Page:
Podcast Episode 1


Http://www.dailymail.co.uk/sport/football/article-2567035/More-financial-unrest-Rangers-chief-Wallace-defends-loan.html … From the article, Wallace re the Laxeys loan- ‘The remaining …

Comment on Podcast Episode 1 by neepheid.

http://www.dailymail.co.uk/sport/football/article-2567035/More-financial-unrest-Rangers-chief-Wallace-defends-loan.html …

From the article, Wallace re the Laxeys loan-

‘The remaining part of the facility has a 15 per cent premium. If you look at the level of expectation in the commercial market, the rate the club is paying is not out of alignment with what you’d expect to find.”

Over 30% APR? Is he serious? That statement comes straight from cloud cuckoo land. I am rapidly coming to the conclusion that Wallace doesn’t have a clue. Could that be why he was given the job?

neepheid Also Commented

Podcast Episode 1
Since Ahmad is claiming that TRFC is trading while insolvent, does that not mean that to defend the action, TRFC’s lawyers will have to produce evidence of solvency to the court?

Just as an aside, I can’t see how his claim for £500k can fail, assuming the CF documents on the subject are genuine. Since Green is apparently prepared to go into bat for his “wee p— friend” then it looks nailed on to me. Certainly if I was promised, in writing, a £500k payoff by the CEO of the group I worked for, and then got nothing, I would be having my day in court- and fully expect to win.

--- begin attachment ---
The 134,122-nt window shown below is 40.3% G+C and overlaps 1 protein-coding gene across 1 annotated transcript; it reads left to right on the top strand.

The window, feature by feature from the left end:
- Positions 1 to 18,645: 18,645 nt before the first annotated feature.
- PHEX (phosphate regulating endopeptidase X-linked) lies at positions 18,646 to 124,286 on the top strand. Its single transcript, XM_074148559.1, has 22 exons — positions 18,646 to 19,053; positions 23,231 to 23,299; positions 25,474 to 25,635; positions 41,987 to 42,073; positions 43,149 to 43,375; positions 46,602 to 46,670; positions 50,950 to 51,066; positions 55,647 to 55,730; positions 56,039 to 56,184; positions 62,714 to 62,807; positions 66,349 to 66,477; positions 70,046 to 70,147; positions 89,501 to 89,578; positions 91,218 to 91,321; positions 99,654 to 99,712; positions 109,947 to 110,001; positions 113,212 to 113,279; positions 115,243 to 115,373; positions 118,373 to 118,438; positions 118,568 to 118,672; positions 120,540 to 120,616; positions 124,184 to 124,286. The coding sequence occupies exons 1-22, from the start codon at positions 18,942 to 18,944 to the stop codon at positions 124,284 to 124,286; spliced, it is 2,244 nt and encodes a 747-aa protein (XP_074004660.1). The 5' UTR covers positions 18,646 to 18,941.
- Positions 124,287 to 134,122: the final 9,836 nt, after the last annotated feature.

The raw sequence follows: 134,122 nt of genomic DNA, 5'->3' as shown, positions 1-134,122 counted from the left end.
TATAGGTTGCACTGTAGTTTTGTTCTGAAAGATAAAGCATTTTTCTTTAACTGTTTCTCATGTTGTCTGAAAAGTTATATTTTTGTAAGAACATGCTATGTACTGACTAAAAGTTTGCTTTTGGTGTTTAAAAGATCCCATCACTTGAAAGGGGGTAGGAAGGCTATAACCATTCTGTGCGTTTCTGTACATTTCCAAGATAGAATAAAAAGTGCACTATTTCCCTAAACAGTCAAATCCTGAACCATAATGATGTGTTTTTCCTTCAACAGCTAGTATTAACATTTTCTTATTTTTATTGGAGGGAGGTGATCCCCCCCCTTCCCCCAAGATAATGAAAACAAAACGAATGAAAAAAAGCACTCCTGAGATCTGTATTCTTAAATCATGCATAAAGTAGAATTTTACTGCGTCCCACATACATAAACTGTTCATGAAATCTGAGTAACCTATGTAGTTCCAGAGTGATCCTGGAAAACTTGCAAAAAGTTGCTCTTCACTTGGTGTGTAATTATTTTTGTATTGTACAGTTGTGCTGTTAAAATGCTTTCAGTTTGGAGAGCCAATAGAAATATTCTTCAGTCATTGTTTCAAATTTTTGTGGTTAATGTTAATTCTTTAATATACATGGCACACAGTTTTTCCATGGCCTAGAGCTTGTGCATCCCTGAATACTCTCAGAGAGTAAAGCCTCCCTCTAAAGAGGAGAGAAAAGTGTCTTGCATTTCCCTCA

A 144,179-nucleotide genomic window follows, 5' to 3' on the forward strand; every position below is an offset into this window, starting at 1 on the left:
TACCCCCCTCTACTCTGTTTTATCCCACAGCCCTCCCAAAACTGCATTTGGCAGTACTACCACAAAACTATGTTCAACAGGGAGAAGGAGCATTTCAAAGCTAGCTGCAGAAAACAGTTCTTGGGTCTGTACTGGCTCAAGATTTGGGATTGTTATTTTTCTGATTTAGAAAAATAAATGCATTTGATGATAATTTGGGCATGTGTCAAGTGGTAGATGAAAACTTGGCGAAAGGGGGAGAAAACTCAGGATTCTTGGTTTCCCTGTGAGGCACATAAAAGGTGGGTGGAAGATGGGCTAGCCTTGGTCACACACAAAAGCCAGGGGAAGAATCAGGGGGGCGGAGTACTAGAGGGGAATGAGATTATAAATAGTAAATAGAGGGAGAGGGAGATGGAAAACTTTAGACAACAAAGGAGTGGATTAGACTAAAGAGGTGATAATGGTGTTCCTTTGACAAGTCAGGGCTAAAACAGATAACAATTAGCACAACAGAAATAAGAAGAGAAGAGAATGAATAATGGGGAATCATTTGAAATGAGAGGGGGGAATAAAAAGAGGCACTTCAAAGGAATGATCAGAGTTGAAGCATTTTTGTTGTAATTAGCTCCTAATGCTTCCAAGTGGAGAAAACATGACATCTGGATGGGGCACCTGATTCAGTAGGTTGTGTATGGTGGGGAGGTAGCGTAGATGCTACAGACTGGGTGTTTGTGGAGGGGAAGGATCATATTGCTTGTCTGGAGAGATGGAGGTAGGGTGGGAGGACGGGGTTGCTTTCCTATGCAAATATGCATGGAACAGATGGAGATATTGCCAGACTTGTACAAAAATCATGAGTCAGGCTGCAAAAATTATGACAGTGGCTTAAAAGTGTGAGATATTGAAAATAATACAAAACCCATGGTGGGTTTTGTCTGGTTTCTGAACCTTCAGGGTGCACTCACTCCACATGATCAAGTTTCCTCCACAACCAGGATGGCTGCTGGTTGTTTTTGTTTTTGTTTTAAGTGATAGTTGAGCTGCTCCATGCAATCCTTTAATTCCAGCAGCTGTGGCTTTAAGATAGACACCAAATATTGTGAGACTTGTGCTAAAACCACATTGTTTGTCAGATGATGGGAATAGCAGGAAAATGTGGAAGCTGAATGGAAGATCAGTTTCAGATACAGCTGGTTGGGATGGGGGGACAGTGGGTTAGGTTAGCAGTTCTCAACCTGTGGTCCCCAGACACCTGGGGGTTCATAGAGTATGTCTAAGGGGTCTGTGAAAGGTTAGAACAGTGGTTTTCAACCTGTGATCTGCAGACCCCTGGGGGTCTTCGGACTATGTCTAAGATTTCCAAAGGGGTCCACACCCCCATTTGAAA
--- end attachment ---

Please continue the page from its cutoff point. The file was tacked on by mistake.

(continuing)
Podcast Episode 1
From James Forrest


Podcast Episode 1
ecobhoy says:
February 24, 2014 at 9:41 am

But another issue arises with the £1 million from SportsDirect shown in the accounts which may be part of the £1.5 million loan facility agreed in the IPO. Any loan under the facility was to be secured on Rangers property and I had always thought that would probably be the Albion carpark and Edmiston House.

But who knows?
Certainly I’m in the dark! Surely any charge against the properties would have appeared on the Land Registry records by now? So I’m sure we would have heard if any charges had been registered by Sports Direct..

Recent Comments by neepheid

It Is Better To Offer No Excuse Than A Bad One
Here is a fuller address for Ibrox Park Holdings- https://opencorporates.com/statements/121234211
Ibrox Park Holdings LimitedAddress2nd Floor, 625 Kings Road North PointCountry CodeHK